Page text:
Generally speaking, cats like the company of other cats. But, cats are territorial animals and that is often the reason for a fight. Sometimes if cats are bored and if they roam around free, they will often bring their new cat friend home.
Introducing a second cat to the home is always awkward. Cats perceive your home as their own territory. Your cat marked this territory with their scents. Litter box, their secret hideaway, toys, their treasures, everything and everyone (including you) is marked with their scent. This makes everything and everyone in your home their ownership.
So, the newcomer is always in an awkward position: new territory, new scents, and new rules. The resident cat who already “claimed” the territory will be the one who dictates the rules to the newcomer: where to lay down, when to eat, how much to drink, and where to walk. The “owner” of the territory will try to dictate all this to the newcomer.
Some cats love the company of other cats so much that they will be very pleased to get a company. However, they will not show their satisfaction at first. When they first meet, there will be hissing and growling. The resident cat will be jealous. It is not easy for them seeing you petting a newcomer. They are selfish, just like us.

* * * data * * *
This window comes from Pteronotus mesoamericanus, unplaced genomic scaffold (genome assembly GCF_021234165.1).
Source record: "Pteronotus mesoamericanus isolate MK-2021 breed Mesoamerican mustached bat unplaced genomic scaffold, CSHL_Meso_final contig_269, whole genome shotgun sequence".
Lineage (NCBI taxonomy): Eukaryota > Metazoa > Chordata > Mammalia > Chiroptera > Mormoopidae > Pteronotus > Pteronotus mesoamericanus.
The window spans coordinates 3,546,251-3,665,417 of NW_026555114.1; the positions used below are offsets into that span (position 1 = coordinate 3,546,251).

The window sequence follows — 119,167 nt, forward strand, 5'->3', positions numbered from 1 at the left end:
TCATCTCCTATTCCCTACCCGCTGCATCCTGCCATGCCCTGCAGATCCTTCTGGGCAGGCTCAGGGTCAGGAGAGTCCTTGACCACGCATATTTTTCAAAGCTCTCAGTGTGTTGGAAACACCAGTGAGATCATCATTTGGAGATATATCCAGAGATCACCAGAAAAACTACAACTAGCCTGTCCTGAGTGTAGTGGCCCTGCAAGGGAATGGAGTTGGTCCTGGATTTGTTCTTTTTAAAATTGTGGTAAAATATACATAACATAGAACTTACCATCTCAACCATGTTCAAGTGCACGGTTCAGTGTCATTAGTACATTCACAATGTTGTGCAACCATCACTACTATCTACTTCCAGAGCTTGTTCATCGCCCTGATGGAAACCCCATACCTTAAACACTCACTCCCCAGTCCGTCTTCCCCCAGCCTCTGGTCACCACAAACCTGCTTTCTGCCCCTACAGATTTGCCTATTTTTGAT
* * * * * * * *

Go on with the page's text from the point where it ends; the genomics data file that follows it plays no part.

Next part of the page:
When bringing a new cat to your home it is important, for starters, to secure a separate (so called “sanctuary”) space just for newcomer. Even a bathroom can serve as a temporary “sanctuary.” Prepare a comfortable bed, litter box, food, water and few toys and limit their movement around the house in the beginning because chances are that newcomer cat will try to hide somewhere where you will not be able to find it or reach it. This is because newcomer cat is scared and changing the living space is one of the most stressful events for cats. It is for us, too, but we will not try to hide under the wardrobe after moving to a new apartment. Or will we?
Another good idea is also to bring some cat stuff from an old home, like some toy or food bowl or maybe a pillow. You can bring this at your home before introducing a new cat. That way, your resident cat will be better prepared for the newcomer.
Anyways, now that you secured a separate space for the newcomer, you may allow the resident cat to peek into it, but don’t let them enter at least for the first few days. It might take some time for them to adapt to each other. In time, you will let them share the same toys and eat at the same time.
Sooner or later, you will witness a fight. It may even look as a serious fight where they will try (sometimes even succeed) to scratch or bite each other. But don’t worry, they will not seriously hurt each other. Consider it a final phase of introduction as they need to determine who the dominant cat is in order to continue living together.
Their hostile behaviour might take a while, even a week or two, sometimes more, but sooner or later they will start to get along with each other because, as we said before, ultimately, cats love a company of their own kind. Just give them time.
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